Breast Cancer Australia

Breast Cancer Prevention Drug Tamoxifen Listed on the PBS

Media Release - 01/10/2016

Thousands of Australian women will benefit from today’s announcement that the breast cancer drug Tamoxifen has been added to the Pharmaceutical Benefits Scheme (PBS).

The drug Nolvadex (also known generically as Tamoxifen) is a well-established drug for certain breast cancers and aims to reduce breast cancer from occurring in women at high risk. It is estimated that approximately 250,000 women will benefit from the announcement today by the Australian Government.

The results from international clinical trials research, conducted in Australia by the Australia and New Zealand Breast Cancer Trials Group (ANZBCTG), proved the benefits of Tamoxifen and has played a significant role in today’s announcement. Extended analysis of the IBIS-I clinical trial found that the preventive effect of the drug continues for 20 years, after treatment with Tamoxifen has stopped, with breast cancer rates reduced by around 30%. This trial received funding from the National Health and Medical Research Council.

The ANZBCTG’s Director of Research and IBIS-I Study Chair, Professor John Forbes AM, said today’s announcement is further recognition of the importance of breast cancer clinical trials research.

“The aim of clinical trials is to find new and improved treatment options and preventative therapies, that are more effective than those currently accepted as the best available standard treatment,” said Professor Forbes.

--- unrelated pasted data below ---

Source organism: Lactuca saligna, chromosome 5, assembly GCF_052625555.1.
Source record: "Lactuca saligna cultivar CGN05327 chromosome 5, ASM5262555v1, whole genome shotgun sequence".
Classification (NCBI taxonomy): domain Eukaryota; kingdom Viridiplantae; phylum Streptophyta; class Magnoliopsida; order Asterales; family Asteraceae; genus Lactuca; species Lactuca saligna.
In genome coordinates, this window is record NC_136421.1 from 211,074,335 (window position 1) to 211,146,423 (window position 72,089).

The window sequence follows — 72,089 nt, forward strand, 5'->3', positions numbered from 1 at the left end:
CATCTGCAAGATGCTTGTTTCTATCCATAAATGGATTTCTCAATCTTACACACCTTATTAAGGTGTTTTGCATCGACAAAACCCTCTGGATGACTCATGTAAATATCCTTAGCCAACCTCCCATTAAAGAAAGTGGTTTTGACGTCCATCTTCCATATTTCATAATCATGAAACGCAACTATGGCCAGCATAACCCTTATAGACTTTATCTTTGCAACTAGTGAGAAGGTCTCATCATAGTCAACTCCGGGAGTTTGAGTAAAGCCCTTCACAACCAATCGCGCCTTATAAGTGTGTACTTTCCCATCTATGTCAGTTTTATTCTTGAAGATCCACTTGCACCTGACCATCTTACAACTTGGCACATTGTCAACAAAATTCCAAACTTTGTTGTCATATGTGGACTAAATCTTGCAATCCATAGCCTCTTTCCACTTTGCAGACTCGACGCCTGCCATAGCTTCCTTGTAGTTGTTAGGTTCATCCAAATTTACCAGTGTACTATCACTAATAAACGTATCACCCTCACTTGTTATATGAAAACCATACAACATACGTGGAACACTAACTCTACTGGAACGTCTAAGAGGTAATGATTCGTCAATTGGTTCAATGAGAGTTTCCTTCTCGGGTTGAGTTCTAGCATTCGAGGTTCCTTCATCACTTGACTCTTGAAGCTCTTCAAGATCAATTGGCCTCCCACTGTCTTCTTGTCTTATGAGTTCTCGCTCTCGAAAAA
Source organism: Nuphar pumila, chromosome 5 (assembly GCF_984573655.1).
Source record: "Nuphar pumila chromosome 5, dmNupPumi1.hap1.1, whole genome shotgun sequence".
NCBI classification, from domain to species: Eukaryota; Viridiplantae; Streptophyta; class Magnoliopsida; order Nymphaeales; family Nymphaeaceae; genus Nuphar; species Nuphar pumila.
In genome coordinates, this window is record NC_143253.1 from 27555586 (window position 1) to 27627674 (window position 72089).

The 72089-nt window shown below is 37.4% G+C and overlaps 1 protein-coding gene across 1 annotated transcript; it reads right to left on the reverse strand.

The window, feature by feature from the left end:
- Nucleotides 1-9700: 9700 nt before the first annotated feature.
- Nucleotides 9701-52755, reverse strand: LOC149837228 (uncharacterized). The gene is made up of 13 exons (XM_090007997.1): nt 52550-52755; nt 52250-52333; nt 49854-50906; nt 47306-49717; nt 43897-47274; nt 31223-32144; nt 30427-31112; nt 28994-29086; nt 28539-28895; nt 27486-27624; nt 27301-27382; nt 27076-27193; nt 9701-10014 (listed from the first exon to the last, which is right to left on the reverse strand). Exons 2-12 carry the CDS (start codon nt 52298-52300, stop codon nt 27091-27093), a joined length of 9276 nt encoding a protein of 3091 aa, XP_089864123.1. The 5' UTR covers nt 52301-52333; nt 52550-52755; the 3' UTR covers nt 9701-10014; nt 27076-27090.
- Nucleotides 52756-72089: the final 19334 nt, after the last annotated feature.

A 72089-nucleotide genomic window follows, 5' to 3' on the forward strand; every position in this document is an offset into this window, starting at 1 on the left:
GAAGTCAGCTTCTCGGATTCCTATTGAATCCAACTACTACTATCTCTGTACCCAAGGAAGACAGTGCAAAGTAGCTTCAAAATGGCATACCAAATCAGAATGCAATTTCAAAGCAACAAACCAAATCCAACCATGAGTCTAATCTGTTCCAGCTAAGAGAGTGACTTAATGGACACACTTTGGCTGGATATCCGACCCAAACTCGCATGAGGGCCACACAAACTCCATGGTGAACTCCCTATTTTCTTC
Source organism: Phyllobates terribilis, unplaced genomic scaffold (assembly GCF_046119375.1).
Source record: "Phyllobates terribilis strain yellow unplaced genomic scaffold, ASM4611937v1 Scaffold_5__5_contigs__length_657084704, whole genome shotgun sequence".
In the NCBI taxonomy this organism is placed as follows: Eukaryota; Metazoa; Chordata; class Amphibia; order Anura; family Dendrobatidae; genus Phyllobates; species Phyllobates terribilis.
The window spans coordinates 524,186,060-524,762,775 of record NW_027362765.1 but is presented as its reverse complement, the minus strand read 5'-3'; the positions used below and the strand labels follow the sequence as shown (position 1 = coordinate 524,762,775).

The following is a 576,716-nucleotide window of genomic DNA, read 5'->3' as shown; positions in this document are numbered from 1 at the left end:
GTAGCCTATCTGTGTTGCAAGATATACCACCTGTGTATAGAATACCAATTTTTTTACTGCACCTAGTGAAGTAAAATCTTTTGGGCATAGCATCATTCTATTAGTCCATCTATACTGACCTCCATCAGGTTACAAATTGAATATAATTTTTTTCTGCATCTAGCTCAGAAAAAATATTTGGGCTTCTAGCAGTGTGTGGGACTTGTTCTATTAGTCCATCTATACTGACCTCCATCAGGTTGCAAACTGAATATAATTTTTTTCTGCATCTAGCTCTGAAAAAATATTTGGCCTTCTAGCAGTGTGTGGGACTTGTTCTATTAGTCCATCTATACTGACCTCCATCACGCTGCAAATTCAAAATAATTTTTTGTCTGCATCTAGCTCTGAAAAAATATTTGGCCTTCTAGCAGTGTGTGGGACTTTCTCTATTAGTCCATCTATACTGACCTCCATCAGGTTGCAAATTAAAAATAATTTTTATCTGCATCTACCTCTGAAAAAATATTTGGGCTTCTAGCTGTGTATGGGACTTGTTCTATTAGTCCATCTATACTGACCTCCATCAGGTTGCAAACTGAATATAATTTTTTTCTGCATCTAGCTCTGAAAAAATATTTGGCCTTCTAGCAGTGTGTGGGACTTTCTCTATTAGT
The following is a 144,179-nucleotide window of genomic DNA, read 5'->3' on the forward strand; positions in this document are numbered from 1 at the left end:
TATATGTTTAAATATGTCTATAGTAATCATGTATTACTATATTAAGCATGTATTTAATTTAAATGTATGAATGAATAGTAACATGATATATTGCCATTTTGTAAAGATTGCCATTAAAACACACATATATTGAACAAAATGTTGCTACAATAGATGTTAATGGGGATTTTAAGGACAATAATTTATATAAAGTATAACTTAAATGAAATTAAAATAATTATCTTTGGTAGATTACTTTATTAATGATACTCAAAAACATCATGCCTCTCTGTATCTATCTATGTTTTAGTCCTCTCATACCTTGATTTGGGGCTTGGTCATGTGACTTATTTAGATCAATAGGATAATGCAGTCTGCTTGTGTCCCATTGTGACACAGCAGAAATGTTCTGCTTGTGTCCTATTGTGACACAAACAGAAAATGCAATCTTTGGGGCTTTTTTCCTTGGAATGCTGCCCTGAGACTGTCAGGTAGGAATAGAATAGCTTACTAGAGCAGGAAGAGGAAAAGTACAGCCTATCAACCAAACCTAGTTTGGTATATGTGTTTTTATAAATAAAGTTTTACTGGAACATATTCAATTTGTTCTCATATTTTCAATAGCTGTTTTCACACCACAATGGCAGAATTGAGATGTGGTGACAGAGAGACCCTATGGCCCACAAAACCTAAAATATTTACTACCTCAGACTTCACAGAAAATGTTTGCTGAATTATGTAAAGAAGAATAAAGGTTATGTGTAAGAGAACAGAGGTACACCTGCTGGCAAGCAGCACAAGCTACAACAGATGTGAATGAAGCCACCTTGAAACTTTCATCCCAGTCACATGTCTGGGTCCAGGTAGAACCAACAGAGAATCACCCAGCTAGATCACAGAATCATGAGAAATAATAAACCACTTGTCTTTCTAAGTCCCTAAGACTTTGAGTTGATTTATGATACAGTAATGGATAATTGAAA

“Today’s announcement is a great opportunity to acknowledge the researchers and clinicians across Australia and New Zealand, and women who have participated in clinical trials, whose collaboration in clinical trials has resulted in improved outcomes for all women.

“Not only will Australian women have access to subsidised Nolvadex to reduce their lifetime risk of developing breast cancer, but there will also be a reduced cost to the health system with less women needing breast cancer treatments.”

Approximately 16,000 women are diagnosed with breast cancer in Australia each year and one in eight women will be diagnosed by the time they turn 85.1

For almost 40 years, the ANZBCTG has conducted a national clinical trials research program for the treatment, prevention and cure of breast cancer. The ANZBCTG’s research program involves multicentre clinical trials, with 86 institutions and over 700 researchers throughout Australia and New Zealand. More than 14,000 women have participated in ANZBCTG breast cancer clinical trials. The fundraising department of the ANZBCTG is the Breast Cancer Institute of Australia (BCIA). For more information about the ANZBCTG, visit the website

Media contact:
Anna Fitzgerald, ANZBCTG Communications Manager
Ph:  02 4925 5255 or 0400 304 224 or Email:

1Australian Institute of Health and Welfare & Cancer Australia 2012. Breast Cancer in Australia: An Overview.